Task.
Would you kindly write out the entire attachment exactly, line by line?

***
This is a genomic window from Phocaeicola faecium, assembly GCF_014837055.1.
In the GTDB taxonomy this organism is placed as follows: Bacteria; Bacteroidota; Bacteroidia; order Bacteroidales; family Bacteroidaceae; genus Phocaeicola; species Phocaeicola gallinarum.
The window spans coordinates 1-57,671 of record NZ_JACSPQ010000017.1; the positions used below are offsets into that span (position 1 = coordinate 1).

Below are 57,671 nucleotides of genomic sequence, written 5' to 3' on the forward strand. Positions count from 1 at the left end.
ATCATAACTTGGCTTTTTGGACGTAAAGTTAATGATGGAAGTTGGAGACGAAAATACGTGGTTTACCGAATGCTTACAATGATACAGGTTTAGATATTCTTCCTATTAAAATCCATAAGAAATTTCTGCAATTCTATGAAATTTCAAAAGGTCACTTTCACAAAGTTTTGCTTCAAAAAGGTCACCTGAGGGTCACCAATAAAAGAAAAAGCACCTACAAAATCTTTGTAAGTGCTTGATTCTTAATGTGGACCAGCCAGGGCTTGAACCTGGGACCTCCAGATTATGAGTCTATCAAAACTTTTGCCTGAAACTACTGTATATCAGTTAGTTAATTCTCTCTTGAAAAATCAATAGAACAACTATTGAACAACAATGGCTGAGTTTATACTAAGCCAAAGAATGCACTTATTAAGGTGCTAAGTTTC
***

This is a genomic window from Phocaeicola faecium, assembly GCF_014837055.1.
In the GTDB taxonomy this organism is placed as follows: Bacteria; Bacteroidota; Bacteroidia; order Bacteroidales; family Bacteroidaceae; genus Phocaeicola; species Phocaeicola gallinarum.
The window spans coordinates 1-57,671 of record NZ_JACSPQ010000017.1; the positions used below are offsets into that span (position 1 = coordinate 1).

Below are 57,671 nucleotides of genomic sequence, written 5' to 3' on the forward strand. Positions count from 1 at the left end.
ATCATAACTTGGCTTTTTGGACGTAAAGTTAATGATGGAAGTTGGAGACGAAAATACGTGGTTTACCGAATGCTTACAATGATACAGGTTTAGATATTCTTCCTATTAAAATCCATAAGAAATTTCTGCAATTCTATGAAATTTCAAAAGGTCACTTTCACAAAGTTTTGCTTCAAAAAGGTCACCTGAGGGTCACCAATAAAAGAAAAAGCACCTACAAAATCTTTGTAAGTGCTTGATTCTTAATGTGGACCAGCCAGGGCTTGAACCTGGGACCTCCAGATTATGAGTCTATCAAAACTTTTGCCTGAAACTACTGTATATCAGTTAGTTAATTCTCTCTTGAAAAATCAATAGAACAACTATTGAACAACAATGGCTGAGTTTATACTAAGCCAAAGAATGCACTTATTAAGGTGCTAAGTTTC